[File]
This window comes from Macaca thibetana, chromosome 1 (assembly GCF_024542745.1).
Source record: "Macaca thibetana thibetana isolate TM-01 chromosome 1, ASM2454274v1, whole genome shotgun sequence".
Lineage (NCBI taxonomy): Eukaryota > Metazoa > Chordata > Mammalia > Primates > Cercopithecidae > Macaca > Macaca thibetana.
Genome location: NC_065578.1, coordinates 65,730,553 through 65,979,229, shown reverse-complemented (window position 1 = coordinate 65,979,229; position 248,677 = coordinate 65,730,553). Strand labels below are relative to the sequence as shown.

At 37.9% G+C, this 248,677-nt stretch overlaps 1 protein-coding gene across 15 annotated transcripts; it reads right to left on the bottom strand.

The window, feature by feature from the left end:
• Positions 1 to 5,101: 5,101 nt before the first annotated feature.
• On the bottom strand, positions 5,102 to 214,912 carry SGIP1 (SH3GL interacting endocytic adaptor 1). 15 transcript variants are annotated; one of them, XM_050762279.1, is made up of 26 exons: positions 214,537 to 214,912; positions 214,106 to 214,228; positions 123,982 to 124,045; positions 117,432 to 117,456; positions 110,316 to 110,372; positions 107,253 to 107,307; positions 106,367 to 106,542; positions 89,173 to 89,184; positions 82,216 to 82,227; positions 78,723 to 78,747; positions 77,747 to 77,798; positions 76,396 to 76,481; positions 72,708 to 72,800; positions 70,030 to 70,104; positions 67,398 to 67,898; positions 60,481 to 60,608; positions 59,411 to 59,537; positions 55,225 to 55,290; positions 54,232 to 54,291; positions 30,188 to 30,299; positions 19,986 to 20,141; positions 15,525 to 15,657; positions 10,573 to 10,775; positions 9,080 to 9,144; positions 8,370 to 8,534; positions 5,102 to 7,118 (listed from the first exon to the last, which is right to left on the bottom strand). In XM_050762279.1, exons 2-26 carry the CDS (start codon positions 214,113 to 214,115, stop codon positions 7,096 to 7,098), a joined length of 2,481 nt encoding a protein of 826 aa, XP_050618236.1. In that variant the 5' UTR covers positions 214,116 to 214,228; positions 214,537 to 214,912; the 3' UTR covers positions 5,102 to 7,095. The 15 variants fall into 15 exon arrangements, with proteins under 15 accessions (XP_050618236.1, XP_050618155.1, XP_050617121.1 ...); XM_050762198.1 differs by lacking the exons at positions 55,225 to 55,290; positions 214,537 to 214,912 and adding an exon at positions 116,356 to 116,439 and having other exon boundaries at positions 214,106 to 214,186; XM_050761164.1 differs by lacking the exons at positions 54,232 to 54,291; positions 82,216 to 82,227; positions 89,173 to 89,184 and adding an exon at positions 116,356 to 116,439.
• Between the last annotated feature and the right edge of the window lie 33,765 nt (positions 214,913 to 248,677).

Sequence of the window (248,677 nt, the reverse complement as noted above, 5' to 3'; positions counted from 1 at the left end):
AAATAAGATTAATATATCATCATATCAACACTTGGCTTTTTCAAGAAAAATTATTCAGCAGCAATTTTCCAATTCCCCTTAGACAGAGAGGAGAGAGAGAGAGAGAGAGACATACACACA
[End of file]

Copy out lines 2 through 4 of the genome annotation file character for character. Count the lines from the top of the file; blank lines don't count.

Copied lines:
Source record: "Macaca thibetana thibetana isolate TM-01 chromosome 1, ASM2454274v1, whole genome shotgun sequence".
Lineage (NCBI taxonomy): Eukaryota > Metazoa > Chordata > Mammalia > Primates > Cercopithecidae > Macaca > Macaca thibetana.
Genome location: NC_065578.1, coordinates 65,730,553 through 65,979,229, shown reverse-complemented (window position 1 = coordinate 65,979,229; position 248,677 = coordinate 65,730,553). Strand labels below are relative to the sequence as shown.